“David never really ‘bought in’ to grade inflation,” said Burdette. “He left a positive mark on civil engineering at UT, and he will continue to be remembered with pleasure and gratitude by many former students.”
A devout Christian and a longtime member of Concord First Baptist Church, he was the son of the late John and Eula Goodpasture and was preceded in death by his wife, Marion, and sister, Jacquetta Weaver. He is survived by several children, grandchildren, nieces, and nephews.
Edna Marjean Evans died peacefully in her sleep on August 26, 2016. She served as head secretary in the Civil and Environmental Engineering Department for more than 20 years between the early 1970s to the mid 1990s. Graduates and former faculty members who were a part of the Civil and Environmental Engineering Department during that time will remember her with a particular fondness, which stemmed from her genuinely caring attitude toward students and faculty alike, as well as her quiet competence which came to be taken for granted. She was like a surrogate mother to countless students who felt comfortable sharing their problems with her, and she would listen empathetically and generally help them to get life in perspective and their academic career on the right path. Upon her retirement, a party was held for her at the University Center, and students came from as far away as Memphis to honor her for her contributions to their lives.
“Marjean Evans was gracious and caring, as well as calm and competent,” remembers Emeritus Professor Ed Burdette. “She was a person who genuinely cared for the department and its students. She will be remembered with appreciation and affection by those who knew her.”
Former Department Head Greg Reed had the privilege of working alongside Marjean. “She was so dedicated to the department and took care of everyone – especially students,” he recalls. “She was always positive and upbeat. She helped me a lot when I was a new department head to learn and understand all the little details of the functioning of a department. I am better for having known her.”
“Marjean was the office manager when I joined the faculty in 1991,” said Professor Chris Cox, CEE Department Head. “She always cared a great deal for the students and faculty of the department. Her professional legacy is the creation of a welcoming and friendly atmosphere in the CEE office, focused on service to the students and faculty that has become something of a tradition within the department.”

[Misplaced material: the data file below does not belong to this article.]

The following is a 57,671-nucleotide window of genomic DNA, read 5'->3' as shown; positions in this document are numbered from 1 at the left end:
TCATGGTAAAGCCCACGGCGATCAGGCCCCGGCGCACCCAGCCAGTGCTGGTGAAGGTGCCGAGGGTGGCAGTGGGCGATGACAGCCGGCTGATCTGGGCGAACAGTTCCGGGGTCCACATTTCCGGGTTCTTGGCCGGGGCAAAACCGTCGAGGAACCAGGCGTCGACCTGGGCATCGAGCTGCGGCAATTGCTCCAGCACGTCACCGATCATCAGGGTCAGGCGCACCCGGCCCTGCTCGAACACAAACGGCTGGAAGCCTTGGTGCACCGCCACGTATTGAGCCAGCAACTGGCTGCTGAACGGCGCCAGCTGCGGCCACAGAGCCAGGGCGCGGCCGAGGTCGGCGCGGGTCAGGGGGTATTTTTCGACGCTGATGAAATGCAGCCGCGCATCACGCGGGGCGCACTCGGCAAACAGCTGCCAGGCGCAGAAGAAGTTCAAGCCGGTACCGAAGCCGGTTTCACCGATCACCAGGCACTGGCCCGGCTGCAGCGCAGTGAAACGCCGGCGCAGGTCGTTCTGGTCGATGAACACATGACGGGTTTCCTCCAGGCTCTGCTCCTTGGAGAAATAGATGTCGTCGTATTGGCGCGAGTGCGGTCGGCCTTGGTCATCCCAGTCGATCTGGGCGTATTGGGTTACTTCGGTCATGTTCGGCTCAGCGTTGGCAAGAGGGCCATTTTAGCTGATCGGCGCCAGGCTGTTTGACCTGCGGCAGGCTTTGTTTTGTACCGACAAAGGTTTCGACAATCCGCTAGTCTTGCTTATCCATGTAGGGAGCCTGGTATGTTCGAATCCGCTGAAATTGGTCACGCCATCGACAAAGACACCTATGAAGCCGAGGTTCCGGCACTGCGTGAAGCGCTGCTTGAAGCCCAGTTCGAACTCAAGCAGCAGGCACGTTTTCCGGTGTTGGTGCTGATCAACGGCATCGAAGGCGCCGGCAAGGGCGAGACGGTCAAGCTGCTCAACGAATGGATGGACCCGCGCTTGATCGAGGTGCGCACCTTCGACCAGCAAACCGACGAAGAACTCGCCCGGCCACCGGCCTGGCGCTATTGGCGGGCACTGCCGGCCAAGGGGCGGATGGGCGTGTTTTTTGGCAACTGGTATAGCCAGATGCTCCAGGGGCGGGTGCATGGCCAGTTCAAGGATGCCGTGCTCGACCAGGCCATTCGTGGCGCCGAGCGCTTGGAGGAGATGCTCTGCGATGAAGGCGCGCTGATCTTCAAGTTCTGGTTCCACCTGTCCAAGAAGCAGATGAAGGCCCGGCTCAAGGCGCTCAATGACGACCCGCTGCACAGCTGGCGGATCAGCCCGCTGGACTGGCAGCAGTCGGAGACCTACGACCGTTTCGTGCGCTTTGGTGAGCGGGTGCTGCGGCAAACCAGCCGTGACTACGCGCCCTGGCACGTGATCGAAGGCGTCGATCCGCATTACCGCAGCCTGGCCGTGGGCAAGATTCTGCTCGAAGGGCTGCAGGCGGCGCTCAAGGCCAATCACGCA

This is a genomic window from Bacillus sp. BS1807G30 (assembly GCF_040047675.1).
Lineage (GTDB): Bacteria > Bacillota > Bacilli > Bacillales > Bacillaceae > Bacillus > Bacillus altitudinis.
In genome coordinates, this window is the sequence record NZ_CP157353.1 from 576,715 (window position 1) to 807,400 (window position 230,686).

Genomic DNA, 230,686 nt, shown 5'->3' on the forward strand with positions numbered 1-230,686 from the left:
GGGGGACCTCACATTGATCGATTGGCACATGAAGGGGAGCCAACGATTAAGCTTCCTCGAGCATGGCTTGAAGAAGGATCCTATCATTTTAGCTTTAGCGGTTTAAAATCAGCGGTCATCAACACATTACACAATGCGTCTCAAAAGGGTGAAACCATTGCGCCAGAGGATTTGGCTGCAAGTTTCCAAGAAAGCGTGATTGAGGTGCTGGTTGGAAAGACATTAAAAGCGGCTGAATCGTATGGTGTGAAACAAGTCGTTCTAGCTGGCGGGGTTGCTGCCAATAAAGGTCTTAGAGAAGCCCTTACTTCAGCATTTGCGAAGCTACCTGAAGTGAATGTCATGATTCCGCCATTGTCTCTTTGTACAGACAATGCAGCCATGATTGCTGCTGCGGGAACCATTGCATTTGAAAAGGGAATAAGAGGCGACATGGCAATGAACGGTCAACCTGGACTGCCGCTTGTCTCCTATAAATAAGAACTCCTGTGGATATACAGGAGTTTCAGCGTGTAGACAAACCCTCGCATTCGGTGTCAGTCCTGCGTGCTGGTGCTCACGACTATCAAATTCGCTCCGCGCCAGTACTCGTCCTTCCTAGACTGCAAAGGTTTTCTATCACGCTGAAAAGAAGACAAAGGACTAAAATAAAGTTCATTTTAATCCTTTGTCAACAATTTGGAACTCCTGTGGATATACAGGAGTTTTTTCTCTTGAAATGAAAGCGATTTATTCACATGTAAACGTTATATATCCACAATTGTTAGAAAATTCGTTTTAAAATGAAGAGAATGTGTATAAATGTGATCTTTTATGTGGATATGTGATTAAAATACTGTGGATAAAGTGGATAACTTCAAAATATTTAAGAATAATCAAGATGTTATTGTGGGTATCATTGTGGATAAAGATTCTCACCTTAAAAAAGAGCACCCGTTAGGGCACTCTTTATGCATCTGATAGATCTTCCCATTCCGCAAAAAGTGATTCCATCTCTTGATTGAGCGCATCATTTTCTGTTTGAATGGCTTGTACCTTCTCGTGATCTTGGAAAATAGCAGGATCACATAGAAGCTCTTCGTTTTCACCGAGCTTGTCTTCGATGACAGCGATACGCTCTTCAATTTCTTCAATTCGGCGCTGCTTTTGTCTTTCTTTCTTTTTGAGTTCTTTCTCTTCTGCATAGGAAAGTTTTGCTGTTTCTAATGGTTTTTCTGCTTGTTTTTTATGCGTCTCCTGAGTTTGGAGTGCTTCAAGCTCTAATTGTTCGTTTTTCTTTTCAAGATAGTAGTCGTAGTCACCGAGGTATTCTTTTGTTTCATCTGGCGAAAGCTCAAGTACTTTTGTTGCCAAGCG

CEE doctoral student Hannah Woo received funding from the NSF East Asia and Pacific Summer Institute to conduct research in China last summer on the effect of elevated nitrogen deposition in soil carbon. Nitrogen deposition occurs when gaseous nitrogen emissions from anthropogenic activities deposit back down into the soil, and it is a serious problem in China. The deposition rates are already at unprecedented levels and they’re still increasing. Woo’s research is attempting to answer how this deposition level will affect the soil properties, especially the important soil organic compounds that provide essential nutrients.
Woo looked at the lignin fraction within the soil organics because it’s usually a slow changing fraction amongst all of the carbon pools, but people are unsure if that’s going to be true with higher and higher nitrogen levels. Disruptions in the soil are going to be felt up the food chain as changes in carbon and nitrogen perturb essential microbial processes, flora, and fauna.
“This was my first visit to China and it was a great experience in terms of the research, culture, sightseeing and food,” said Woo. “Dr. XuDong Zhang and Dr. Hongbo He at the Chinese Academy of Science, Institute of Applied Ecology were wonderful hosts who helped me collect soil samples from the Changbai Mountainside, which is a very remote area in Northeast China.”
One of the things that impressed Woo the most about graduate school culture in China was the community amongst the graduate students. “The students work together a lot more often than we do,” she noted. “I had a short amount of time for my project, so my Chinese labmates came together and helped me out a lot.”
Woo’s experience was important for her culturally as well as academically. “As a lab, we ate all our meals together nearly every day,” she said. “They taught me how to make Chinese food like chive and egg dumplings.”
“Hannah is one of our superstars, having found new sources of collaboration and funding from multiple agencies and internationally,” said Dr. Terry Hazen. “She is all a CEE VOL should be.”
CEE’s Dr. Jenny Retherford was on hand for the events, since CEE has been one of the most engaged departments in the program.
Through SCI, which kicked off during the 2014-15 academic year, UT connects faculty and students with Tennessee cities, counties, special districts and other governmental organizations to engage in real-world problem solving aimed at improving the region’s economy, environment and social fabric. SCI is a key component of Experience Learning, the university’s initiative that emphasizes experiential learning.